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The Salvation Army as a Sacramental Church Rather than being a non-sacramental church, I believe that The Salvation Army is a fully sacramental church because it takes Jesus’ call to remember him in a literal and pragmatic way. The whole of the Salvationist’s life is sacramental because we ourselves have become the outward sign of the inner grace. Instead of a symbolic ritual, Salvationists are called to be the outward sign of the inner presence of Jesus. “My life must be Christ’s broken bread, my love his outpoured wine,” wrote General Albert Orsborn. This desire, even expectation, for the Salvationist is not an arrogant one, nor does it hint of idealism. It is real because it is the outcome of our personal relationship with Jesus himself and makes holiness a reality in the Christian life. Although I believe that The Salvation Army has rightly put aside the physical elements of sacramental worship (bread, wine and water), we have embraced within our lives of holiness the meaning of sacrament so that we ourselves become the visible sign of the inner grace of God’s presence in our lives. I now believe The Salvation Army to be as sacramental as any church tradition. The transformation that Christ brings about in our lives through his indwelling Spirit shows itself in the actions and attitudes of our holy living. We are the outward sign of his wonderful and miraculous indwelling grace within our lives. Lt-Colonel Philip Cairns is a member of the International Doctrine Council and is the divisional commander of the Australia Capital Territory and South New South Wales Division in the Australia Eastern Territory. This article originally appeared in the March/April 2012 issue of The Officer and is used with permission.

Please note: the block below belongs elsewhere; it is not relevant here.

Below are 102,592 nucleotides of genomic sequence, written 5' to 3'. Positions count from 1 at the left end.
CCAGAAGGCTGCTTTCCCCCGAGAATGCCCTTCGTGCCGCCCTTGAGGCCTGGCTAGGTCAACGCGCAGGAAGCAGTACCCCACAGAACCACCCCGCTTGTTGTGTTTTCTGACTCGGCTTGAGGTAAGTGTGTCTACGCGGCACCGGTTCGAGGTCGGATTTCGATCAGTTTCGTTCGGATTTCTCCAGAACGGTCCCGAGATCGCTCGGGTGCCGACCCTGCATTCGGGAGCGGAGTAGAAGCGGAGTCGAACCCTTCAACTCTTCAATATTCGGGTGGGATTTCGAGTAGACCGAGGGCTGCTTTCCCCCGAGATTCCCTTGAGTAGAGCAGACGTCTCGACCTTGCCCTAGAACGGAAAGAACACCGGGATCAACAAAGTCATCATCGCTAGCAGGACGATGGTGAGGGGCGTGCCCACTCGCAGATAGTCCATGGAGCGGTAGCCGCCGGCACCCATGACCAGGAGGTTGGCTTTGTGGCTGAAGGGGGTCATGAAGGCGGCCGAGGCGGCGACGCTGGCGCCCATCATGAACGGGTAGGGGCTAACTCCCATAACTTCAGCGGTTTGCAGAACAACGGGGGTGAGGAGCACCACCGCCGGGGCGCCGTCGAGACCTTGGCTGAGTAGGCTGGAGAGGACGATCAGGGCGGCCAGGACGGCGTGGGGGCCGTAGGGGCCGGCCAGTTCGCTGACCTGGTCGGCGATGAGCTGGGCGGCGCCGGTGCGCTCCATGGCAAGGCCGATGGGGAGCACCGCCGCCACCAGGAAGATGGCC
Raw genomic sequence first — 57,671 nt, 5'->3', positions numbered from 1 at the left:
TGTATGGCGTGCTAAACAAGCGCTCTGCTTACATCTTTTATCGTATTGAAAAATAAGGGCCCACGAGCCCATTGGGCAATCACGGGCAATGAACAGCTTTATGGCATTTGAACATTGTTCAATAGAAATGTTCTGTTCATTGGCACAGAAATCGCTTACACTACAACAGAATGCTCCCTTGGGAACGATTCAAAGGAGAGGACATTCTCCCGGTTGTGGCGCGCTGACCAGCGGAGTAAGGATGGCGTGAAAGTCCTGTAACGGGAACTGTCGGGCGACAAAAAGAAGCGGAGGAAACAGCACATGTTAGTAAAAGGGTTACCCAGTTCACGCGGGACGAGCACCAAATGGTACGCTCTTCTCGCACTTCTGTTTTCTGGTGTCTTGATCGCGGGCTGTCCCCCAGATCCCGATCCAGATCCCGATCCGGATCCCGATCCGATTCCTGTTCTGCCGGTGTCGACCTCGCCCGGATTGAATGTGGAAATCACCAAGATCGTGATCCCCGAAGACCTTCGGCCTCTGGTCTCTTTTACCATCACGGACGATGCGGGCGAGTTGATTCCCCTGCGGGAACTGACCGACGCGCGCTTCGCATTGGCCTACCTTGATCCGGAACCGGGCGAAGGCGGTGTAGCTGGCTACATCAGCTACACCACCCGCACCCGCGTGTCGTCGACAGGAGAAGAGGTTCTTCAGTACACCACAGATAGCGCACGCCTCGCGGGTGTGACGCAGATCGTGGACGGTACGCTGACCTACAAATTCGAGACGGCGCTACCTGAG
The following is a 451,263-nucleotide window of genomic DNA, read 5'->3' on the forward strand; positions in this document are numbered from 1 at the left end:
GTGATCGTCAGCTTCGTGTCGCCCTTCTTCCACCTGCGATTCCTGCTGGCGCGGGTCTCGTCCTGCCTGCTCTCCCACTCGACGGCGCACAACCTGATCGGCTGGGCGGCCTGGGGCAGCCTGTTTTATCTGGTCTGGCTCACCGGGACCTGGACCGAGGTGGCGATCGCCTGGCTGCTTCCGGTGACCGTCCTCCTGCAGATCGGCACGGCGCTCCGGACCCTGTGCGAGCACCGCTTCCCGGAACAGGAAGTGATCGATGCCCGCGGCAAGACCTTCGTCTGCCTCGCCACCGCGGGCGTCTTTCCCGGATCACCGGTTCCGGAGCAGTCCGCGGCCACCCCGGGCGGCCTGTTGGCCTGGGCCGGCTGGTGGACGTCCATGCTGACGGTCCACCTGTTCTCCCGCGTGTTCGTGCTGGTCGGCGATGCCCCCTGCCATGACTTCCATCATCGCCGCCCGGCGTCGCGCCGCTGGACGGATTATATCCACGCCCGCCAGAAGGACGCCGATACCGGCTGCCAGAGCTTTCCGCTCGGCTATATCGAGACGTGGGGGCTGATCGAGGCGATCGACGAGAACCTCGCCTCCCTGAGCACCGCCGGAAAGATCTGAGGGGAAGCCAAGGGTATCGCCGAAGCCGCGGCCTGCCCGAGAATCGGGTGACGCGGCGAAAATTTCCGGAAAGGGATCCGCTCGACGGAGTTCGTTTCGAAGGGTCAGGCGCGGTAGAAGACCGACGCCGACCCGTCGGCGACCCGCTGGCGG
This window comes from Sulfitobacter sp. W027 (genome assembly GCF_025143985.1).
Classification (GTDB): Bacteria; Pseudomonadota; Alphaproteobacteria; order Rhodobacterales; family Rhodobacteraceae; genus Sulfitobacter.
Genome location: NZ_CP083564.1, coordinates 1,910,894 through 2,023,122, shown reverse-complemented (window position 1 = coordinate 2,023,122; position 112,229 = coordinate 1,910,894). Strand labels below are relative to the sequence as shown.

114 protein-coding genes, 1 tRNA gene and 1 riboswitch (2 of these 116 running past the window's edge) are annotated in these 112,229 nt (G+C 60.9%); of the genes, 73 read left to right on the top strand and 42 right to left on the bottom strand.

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Salvationists Challenged at I’ll Fight Congress ONE HUNDRED YEARS after William Booth, Founder of The Salvation Army, made his final public appearance at Royal Albert Hall in London, England, the venue hosted another great gathering of Salvationists at the I’ll Fight congress. The event, organized by the United Kingdom Territory with the Republic of Ireland, included moments of celebration, worship and prayer, and words of challenge from General Linda Bond. The Saturday evening meeting featured performances by a massed youth chorus from across the territory, the International Staff Songsters and the International Staff Band, as well as a drama presentation and remarks from the General. The focal point of the Sunday meetings was a huge, cross-shaped mercy seat. Commissioners André and Silvia Cox, territorial leaders, and members of the massed youth chorus, led the way as scores of people moved to the cross in response to the General’s appeal. That the Sunday of congress was also Pentecost Sunday added a poignancy to the morning meeting as officers, soldiers, children and friends knelt to pray with those who had made their way to the cross in search